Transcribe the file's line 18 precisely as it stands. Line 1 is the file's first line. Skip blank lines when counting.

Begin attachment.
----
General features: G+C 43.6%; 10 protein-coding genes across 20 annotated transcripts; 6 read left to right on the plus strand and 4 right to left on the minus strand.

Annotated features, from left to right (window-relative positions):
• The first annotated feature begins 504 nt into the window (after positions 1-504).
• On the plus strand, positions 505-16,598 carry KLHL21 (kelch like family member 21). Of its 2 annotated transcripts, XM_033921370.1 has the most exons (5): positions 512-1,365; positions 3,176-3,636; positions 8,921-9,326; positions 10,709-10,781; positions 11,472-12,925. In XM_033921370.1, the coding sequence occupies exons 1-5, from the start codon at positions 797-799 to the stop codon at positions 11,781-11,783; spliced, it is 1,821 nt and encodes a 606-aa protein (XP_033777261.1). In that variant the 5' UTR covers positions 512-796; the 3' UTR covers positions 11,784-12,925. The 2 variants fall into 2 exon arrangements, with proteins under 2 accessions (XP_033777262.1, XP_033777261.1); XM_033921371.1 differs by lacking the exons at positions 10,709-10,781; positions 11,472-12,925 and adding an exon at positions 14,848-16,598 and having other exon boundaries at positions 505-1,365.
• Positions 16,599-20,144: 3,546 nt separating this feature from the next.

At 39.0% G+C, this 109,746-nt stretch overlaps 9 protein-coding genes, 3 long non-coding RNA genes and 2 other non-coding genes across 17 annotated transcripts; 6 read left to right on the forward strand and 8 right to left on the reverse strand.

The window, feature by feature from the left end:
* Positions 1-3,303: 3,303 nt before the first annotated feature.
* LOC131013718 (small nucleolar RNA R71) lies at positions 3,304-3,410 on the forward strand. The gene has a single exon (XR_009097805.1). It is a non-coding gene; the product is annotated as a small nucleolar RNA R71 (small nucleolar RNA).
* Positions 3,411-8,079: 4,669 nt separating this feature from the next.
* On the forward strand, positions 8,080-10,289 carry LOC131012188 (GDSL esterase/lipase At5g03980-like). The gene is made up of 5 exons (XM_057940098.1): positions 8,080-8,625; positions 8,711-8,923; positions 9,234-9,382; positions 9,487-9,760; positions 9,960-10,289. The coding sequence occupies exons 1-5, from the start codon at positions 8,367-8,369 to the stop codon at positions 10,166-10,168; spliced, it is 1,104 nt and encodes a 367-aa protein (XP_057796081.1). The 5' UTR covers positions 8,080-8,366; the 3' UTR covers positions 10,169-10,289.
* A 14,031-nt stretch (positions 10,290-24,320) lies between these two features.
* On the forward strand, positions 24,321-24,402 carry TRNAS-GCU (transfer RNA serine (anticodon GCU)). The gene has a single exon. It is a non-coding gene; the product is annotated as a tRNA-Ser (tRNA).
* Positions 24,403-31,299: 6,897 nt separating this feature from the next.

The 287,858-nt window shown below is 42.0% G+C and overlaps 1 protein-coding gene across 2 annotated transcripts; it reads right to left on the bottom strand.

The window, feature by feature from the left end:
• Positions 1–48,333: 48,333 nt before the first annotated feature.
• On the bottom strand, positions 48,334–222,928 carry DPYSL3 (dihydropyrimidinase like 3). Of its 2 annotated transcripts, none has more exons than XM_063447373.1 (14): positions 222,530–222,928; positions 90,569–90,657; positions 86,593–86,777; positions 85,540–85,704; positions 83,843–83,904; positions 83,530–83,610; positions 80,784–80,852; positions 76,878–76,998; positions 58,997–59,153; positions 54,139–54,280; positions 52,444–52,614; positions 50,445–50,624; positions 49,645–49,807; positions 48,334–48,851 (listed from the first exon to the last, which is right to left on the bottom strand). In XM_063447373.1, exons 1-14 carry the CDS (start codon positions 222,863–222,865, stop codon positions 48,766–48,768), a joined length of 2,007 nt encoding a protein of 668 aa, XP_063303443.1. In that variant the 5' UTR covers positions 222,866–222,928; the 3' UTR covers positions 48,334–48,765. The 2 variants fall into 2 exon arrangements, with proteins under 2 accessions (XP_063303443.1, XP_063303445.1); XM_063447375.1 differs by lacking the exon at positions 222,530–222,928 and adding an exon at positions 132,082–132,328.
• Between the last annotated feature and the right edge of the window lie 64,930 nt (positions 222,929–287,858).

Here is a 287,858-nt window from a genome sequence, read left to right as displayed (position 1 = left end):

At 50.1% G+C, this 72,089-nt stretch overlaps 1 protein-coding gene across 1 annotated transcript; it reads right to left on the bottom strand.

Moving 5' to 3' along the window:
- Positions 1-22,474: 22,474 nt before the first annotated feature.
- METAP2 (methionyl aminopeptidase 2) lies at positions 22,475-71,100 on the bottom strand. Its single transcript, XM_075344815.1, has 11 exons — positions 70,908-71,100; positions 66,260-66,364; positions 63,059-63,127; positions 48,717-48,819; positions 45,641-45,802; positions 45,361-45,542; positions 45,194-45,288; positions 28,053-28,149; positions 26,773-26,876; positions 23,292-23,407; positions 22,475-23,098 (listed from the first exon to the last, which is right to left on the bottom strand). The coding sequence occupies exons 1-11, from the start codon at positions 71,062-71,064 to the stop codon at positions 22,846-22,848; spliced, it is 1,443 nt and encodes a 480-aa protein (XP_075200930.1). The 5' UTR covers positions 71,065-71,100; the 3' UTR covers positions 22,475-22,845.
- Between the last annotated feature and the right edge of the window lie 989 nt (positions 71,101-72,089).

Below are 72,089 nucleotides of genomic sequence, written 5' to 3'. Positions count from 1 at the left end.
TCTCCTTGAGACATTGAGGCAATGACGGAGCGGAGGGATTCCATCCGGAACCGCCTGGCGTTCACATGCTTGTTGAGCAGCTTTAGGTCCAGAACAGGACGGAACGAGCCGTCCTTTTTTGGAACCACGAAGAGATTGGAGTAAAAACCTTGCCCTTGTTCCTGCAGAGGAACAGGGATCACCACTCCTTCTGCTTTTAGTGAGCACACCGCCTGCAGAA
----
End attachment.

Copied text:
• On the bottom strand, positions 48,334–222,928 carry DPYSL3 (dihydropyrimidinase like 3). Of its 2 annotated transcripts, none has more exons than XM_063447373.1 (14): positions 222,530–222,928; positions 90,569–90,657; positions 86,593–86,777; positions 85,540–85,704; positions 83,843–83,904; positions 83,530–83,610; positions 80,784–80,852; positions 76,878–76,998; positions 58,997–59,153; positions 54,139–54,280; positions 52,444–52,614; positions 50,445–50,624; positions 49,645–49,807; positions 48,334–48,851 (listed from the first exon to the last, which is right to left on the bottom strand). In XM_063447373.1, exons 1-14 carry the CDS (start codon positions 222,863–222,865, stop codon positions 48,766–48,768), a joined length of 2,007 nt encoding a protein of 668 aa, XP_063303443.1. In that variant the 5' UTR covers positions 222,866–222,928; the 3' UTR covers positions 48,334–48,765. The 2 variants fall into 2 exon arrangements, with proteins under 2 accessions (XP_063303443.1, XP_063303445.1); XM_063447375.1 differs by lacking the exon at positions 222,530–222,928 and adding an exon at positions 132,082–132,328.